Thursday, 15 April 2010


Today, has been a wonderful day.
First we got to see and talk to our children Angharad and Steffan for free on Scype. Thankfully, they couldn't get to see us. I haven't  managed the visual bit of the technology yet and as I rushed out of the bathroom wearing just a shower cap and towel to answer Angharad's call, it was probably for the best that I haven't.
Secondly, we took a short taxi ride to the Jardin Botanico, called El Charco del Ingenio. It is dedicated to the conservation of nature, especially Mexican Flora. It consists of 220 acres, divided in three zones: the dry chaparral, the canyon and the wetlands.
 We wandered about this beautiful area, admiring different varieties of plants, cactus and succulents.
The cactae are in so many interesting forms. Some have fruit and flowers on the same structure. Some look like groups of Balinese dancers, bodies leaning into each other, their faces fringed with a red and yellow head dress. Others resemble groups of tall guys making high-fives. Others like oblong ancient coins. Others just look like cactus. In the market women de-prickle them so they can be cooked and they are delicious. Others, like the Agave variety are used for their alcohol content in drinks such as tequila.
There are a lot of different types of  trees too. The most common was the Mesquite, particularly attractive to bees, with medicinal virtues and the seed pods are used as animal fodder. Apparently, in the region of San Miguel there is a delicious and nutritous drink called 'atole' also made from the pods. We'll have to look out for it.
We saw many exotic birds,which we later identified in our Audubon bird book as a White-Faced Ibis,The Black-Necked Stilt, the Black Phoebe, Barn Swallows, the Golden Fronted Woodpecker, the Snowy Egret, Kildeer & the magnificent Northern Cardinal, totally scarlet and apparently a newcomer to this area. We saw fluttering yellow butterflies as big as birds, velvety black and turquoise ones and green dragonflies. We even saw two squirrels but they had bigger heads than those at home and sported number 2 haircuts.
There was an area dedicated to 'Rescue Plants,' brought over from Queretaro in 1991 at the time they were building a dam there. They looked like giant green hedgehogs that had been kicked randomly into touch. We wanted to pet them like rescue ponies that had had a hard life and were now in retirement but they weren't responsive.
We didn't see any snakes or lizards. We could have gone into a special exhibition of reptiles in plastic cases but were too mean to pay the extra entry fee.
On our two hour saunter around the gardens we saw only two people, one Gringos and one Mexican. Guess it's different at weekends. The Mexican man was painting posts on the bridge across the lake-once a reservoir for San Miguel de Allende.  The Gringo carried his own fold-up chair. We heard a few children's voices from the depths of the canyon where El Chan, a scary mythical creature with supernatural powers is said to reside in a deep pool that changes colour throughout the year. It is also the source of an original spring that quenced the thirst and watered the needs of San Miguel residents.  It's the place of a sixteenth century mill, a piece of engineering (Ingenio) installed by the Spanish to grind seed and make cloth.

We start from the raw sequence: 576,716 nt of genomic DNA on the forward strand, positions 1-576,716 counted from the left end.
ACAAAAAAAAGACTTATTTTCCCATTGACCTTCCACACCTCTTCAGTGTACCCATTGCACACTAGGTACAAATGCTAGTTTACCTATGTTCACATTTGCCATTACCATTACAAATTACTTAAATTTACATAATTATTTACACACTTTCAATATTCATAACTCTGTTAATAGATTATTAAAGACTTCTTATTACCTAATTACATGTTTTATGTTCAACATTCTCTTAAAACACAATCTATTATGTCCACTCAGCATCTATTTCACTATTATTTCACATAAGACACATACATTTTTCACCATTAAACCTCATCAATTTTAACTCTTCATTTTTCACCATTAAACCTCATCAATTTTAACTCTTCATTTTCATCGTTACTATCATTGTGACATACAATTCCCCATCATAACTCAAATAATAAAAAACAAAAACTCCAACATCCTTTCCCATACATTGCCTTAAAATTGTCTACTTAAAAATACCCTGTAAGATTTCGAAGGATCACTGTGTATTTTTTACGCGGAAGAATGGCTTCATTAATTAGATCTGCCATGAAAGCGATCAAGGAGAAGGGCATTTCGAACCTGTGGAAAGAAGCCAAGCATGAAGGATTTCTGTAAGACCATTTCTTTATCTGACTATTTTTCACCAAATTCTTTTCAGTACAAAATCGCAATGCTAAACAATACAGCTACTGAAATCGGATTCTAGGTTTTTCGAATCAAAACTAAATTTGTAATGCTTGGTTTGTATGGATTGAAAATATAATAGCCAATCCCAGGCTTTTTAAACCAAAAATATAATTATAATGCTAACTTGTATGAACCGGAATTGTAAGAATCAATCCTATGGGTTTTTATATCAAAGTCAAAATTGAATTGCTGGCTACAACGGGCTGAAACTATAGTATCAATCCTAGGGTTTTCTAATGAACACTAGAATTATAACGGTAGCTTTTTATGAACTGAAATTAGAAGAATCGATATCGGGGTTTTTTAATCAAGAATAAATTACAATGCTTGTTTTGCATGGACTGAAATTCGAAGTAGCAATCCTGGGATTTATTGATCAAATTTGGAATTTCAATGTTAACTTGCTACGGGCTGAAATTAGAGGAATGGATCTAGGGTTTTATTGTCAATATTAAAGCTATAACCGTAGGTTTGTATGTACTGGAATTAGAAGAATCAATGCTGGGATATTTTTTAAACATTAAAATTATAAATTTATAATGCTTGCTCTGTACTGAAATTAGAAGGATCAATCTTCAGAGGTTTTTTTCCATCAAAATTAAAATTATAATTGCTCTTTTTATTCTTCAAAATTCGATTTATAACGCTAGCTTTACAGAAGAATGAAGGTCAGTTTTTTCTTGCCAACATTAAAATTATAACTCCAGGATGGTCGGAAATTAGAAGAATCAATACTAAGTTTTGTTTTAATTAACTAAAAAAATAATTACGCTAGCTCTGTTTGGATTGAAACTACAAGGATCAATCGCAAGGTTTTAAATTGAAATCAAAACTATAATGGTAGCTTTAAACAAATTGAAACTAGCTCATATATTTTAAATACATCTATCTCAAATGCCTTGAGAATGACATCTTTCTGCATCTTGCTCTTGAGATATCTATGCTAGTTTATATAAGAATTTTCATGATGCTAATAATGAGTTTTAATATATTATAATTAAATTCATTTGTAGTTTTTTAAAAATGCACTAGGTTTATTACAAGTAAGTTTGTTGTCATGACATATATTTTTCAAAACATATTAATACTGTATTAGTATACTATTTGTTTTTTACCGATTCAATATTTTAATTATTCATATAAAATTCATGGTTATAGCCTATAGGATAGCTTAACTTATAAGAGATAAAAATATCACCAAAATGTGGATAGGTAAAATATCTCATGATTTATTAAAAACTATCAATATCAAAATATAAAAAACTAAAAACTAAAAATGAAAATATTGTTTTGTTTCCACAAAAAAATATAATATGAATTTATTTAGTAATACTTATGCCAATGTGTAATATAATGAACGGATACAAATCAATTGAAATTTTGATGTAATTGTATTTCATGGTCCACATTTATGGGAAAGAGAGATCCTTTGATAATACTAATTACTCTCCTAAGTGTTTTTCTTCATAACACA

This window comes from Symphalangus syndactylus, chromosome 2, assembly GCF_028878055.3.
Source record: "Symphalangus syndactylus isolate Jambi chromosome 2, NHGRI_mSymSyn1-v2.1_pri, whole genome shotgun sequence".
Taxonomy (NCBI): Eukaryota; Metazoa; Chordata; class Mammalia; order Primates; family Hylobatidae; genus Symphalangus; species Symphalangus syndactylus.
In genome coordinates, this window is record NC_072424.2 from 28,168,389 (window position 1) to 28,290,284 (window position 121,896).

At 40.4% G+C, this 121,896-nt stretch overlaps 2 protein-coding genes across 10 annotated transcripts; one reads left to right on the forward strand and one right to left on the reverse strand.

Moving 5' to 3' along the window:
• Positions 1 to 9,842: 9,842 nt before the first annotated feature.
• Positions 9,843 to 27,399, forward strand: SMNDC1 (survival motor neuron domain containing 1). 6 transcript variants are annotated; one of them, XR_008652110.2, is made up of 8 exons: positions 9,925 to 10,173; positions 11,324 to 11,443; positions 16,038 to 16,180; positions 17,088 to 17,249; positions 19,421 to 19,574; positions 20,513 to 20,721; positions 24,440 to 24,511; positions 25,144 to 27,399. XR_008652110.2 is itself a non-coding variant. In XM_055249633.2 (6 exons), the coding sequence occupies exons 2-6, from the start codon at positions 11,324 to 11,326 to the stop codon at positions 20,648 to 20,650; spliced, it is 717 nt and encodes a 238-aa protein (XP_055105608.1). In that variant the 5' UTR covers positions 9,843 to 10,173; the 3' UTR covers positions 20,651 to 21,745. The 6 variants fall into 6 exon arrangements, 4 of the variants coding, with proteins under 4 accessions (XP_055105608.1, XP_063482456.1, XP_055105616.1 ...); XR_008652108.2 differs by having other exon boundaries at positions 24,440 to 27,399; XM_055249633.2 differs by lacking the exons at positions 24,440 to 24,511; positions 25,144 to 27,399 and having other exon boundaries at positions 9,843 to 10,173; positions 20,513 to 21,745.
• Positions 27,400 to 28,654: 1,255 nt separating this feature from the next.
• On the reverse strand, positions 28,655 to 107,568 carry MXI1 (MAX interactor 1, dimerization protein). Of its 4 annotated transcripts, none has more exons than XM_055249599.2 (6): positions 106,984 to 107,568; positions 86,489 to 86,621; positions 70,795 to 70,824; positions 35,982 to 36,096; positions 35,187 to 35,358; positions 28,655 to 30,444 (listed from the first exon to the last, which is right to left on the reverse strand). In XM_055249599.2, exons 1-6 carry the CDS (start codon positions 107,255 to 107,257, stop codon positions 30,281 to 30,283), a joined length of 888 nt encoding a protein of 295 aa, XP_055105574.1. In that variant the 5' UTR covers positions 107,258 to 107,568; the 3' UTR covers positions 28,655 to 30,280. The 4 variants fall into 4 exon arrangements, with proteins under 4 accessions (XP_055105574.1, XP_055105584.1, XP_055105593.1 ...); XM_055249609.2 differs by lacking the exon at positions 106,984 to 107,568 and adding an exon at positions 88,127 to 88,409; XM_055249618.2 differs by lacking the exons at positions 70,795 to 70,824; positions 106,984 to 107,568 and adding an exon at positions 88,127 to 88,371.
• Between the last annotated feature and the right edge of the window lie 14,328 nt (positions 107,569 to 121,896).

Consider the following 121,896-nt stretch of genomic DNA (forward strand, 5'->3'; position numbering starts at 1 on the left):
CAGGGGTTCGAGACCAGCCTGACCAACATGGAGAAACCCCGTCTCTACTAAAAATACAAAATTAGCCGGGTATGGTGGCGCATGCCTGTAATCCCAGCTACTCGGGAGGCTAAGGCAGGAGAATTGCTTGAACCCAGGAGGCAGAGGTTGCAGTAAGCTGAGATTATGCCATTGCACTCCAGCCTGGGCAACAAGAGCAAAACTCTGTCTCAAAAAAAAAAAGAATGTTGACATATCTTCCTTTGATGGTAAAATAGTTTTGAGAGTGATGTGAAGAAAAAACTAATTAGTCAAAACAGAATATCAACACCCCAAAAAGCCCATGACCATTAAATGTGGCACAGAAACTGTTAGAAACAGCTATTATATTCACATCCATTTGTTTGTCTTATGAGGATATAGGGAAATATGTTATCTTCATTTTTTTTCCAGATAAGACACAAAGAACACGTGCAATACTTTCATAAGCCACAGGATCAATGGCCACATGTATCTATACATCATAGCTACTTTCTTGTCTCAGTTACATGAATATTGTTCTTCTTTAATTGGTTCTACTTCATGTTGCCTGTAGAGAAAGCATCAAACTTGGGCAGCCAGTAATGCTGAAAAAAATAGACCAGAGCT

At the Cafe,while sipping fresh orange juice and recovering from the heat we met another Gringo, an artist, Agnes Olive, an American who thought Rhys' accent was Scottish. Her father was from Paisley and she's been living and working here for fourteen years. In her art, sculptures mainly I think, she uses indigenous materials. The Gardens are also a focal point for local ceremonies and rituals. They have rituals at the time of the full moon at the 'Plaza of the Four Winds.' There's a mozaic there inspired by Toltec, Pre-Columbian symbols and a huge cross. The space symbolises the unity of the local communities.  Agnes is involved  in building a huge 'nest' for 'The Day of the Land', an event on the 22nd of April. Its poster symbol is of a pair of clasped hands painted in blue and green like a distorted planet earth. Sadly, this is the day we leave San Miguel. While we sat the excavators were digging out the nest, a hole of about sixty metres in diameter. In the nest she plans to help people make hands of clay and within each pair of hands will be pressed a seed.
Being out in the gardens, with signs telling us about the area, of the damage being done to the environment and the conservation work being done there we felt enormously priveleged to be experiencing such a connection with this land and with its ancient history. It's interesting for me that a two hour walk in these gardens caused me no hip or back pain, only joy and wonder. It's so sad that unless something extraordinary happens to limit climate change our grandchildren may never experience this.  Oh, how I wish we could be there at full moon! This year, one of my projects is to write a poem at every full moon, wherever I am. I've written three so far. Hopefully, the next one will be in Mexico City.

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